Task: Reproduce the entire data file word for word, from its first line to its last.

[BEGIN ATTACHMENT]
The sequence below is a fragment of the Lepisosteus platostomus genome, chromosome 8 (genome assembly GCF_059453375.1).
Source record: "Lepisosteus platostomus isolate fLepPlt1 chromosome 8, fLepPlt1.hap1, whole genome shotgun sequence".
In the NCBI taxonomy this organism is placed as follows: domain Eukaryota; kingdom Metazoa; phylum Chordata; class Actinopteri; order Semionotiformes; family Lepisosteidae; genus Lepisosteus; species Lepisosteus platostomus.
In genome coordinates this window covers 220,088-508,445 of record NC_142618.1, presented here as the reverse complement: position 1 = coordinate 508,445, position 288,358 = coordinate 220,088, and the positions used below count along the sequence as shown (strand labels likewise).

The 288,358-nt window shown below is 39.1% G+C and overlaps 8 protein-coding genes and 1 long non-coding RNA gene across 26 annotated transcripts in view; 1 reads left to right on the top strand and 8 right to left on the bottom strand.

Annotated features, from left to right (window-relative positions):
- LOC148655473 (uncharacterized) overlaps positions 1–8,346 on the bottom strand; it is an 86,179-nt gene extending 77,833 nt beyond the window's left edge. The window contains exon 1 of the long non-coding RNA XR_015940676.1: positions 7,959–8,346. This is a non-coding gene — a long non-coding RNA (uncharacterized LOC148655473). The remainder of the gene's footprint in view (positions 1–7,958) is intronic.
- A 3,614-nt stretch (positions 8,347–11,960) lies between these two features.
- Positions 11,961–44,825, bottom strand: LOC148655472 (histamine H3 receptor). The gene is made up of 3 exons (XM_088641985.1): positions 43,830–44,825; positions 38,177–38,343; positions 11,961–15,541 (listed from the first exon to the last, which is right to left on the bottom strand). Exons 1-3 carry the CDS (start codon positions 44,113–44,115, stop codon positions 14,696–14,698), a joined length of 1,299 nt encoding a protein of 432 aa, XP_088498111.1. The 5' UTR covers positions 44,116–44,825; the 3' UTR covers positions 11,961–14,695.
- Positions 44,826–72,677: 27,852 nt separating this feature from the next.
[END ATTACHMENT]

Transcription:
The sequence below is a fragment of the Lepisosteus platostomus genome, chromosome 8 (genome assembly GCF_059453375.1).
Source record: "Lepisosteus platostomus isolate fLepPlt1 chromosome 8, fLepPlt1.hap1, whole genome shotgun sequence".
In the NCBI taxonomy this organism is placed as follows: domain Eukaryota; kingdom Metazoa; phylum Chordata; class Actinopteri; order Semionotiformes; family Lepisosteidae; genus Lepisosteus; species Lepisosteus platostomus.
In genome coordinates this window covers 220,088-508,445 of record NC_142618.1, presented here as the reverse complement: position 1 = coordinate 508,445, position 288,358 = coordinate 220,088, and the positions used below count along the sequence as shown (strand labels likewise).

The 288,358-nt window shown below is 39.1% G+C and overlaps 8 protein-coding genes and 1 long non-coding RNA gene across 26 annotated transcripts in view; 1 reads left to right on the top strand and 8 right to left on the bottom strand.

Annotated features, from left to right (window-relative positions):
- LOC148655473 (uncharacterized) overlaps positions 1–8,346 on the bottom strand; it is an 86,179-nt gene extending 77,833 nt beyond the window's left edge. The window contains exon 1 of the long non-coding RNA XR_015940676.1: positions 7,959–8,346. This is a non-coding gene — a long non-coding RNA (uncharacterized LOC148655473). The remainder of the gene's footprint in view (positions 1–7,958) is intronic.
- A 3,614-nt stretch (positions 8,347–11,960) lies between these two features.
- Positions 11,961–44,825, bottom strand: LOC148655472 (histamine H3 receptor). The gene is made up of 3 exons (XM_088641985.1): positions 43,830–44,825; positions 38,177–38,343; positions 11,961–15,541 (listed from the first exon to the last, which is right to left on the bottom strand). Exons 1-3 carry the CDS (start codon positions 44,113–44,115, stop codon positions 14,696–14,698), a joined length of 1,299 nt encoding a protein of 432 aa, XP_088498111.1. The 5' UTR covers positions 44,116–44,825; the 3' UTR covers positions 11,961–14,695.
- Positions 44,826–72,677: 27,852 nt separating this feature from the next.